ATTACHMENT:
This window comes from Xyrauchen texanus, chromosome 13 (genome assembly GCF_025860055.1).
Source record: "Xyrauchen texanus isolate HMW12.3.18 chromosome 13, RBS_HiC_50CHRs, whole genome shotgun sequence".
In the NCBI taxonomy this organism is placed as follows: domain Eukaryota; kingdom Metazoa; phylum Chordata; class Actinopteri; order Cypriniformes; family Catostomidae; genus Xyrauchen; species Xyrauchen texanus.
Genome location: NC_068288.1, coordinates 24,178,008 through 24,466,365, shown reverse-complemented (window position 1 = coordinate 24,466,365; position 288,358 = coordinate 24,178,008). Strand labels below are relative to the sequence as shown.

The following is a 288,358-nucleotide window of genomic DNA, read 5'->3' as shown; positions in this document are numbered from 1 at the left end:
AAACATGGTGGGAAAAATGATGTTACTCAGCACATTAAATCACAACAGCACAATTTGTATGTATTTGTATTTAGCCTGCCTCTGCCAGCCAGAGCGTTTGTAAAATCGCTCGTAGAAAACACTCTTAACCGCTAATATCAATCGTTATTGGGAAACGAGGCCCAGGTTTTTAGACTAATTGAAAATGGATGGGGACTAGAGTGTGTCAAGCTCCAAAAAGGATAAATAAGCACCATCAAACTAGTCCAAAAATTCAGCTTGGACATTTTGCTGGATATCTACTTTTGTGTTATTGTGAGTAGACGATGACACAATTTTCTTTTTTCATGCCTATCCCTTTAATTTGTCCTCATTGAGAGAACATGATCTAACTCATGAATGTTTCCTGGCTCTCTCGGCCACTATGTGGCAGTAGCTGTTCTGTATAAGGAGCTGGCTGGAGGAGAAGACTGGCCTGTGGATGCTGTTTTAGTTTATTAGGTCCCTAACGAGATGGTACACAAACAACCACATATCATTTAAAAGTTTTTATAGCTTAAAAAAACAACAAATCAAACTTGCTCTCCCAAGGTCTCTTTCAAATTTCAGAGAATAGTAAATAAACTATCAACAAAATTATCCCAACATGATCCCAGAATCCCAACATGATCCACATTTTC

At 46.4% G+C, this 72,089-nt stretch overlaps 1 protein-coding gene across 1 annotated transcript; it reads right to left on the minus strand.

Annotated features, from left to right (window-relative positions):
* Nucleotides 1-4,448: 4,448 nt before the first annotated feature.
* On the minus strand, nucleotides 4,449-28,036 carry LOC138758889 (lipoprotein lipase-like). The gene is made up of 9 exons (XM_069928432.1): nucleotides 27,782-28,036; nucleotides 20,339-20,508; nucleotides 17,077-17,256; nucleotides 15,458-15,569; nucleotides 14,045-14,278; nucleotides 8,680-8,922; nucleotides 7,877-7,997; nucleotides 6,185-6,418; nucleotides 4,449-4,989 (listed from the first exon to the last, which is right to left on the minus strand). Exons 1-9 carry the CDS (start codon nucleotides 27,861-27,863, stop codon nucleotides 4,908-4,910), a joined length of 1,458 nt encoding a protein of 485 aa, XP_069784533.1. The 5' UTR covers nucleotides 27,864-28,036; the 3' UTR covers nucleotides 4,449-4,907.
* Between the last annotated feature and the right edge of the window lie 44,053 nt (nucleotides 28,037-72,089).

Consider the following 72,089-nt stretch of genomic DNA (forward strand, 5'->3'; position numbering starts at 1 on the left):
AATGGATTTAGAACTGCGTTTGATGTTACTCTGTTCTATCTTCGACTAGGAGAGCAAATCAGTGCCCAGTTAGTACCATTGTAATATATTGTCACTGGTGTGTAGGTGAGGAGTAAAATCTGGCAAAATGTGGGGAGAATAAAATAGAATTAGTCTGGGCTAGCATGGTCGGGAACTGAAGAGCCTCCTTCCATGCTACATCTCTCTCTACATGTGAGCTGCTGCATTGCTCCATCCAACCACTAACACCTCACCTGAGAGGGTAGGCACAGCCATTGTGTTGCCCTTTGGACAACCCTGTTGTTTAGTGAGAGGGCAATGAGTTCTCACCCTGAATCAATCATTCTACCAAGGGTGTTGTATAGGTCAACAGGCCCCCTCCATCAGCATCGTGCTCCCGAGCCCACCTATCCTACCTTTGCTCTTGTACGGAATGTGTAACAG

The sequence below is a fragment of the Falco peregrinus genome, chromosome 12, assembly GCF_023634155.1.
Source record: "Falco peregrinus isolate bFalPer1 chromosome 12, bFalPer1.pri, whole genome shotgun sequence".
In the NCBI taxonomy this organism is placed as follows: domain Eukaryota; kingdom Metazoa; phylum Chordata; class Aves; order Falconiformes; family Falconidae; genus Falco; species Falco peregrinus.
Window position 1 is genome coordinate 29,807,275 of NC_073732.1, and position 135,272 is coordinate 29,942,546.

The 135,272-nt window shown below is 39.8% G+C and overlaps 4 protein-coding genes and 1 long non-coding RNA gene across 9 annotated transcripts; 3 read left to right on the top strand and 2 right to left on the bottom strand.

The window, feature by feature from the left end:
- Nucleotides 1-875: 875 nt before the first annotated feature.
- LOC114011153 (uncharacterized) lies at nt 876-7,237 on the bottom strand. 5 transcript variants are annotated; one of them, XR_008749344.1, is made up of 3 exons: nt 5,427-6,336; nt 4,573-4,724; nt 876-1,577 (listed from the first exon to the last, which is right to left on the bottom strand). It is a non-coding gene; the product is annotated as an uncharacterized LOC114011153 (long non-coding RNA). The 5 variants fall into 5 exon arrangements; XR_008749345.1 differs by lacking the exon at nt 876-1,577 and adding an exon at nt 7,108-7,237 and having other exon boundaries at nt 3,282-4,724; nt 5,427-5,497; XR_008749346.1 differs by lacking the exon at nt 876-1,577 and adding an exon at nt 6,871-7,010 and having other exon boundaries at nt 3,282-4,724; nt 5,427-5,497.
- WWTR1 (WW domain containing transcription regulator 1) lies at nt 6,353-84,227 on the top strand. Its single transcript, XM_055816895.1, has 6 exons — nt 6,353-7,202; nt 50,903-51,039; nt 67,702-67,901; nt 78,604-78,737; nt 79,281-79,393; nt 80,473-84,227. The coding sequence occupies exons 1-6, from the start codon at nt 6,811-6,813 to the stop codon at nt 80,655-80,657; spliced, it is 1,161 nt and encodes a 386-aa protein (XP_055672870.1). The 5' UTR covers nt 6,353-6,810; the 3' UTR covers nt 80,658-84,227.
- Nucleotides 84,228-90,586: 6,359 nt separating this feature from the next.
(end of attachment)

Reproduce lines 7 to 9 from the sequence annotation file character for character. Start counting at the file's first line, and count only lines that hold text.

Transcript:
At 46.4% G+C, this 72,089-nt stretch overlaps 1 protein-coding gene across 1 annotated transcript; it reads right to left on the minus strand.

Annotated features, from left to right (window-relative positions):
* Nucleotides 1-4,448: 4,448 nt before the first annotated feature.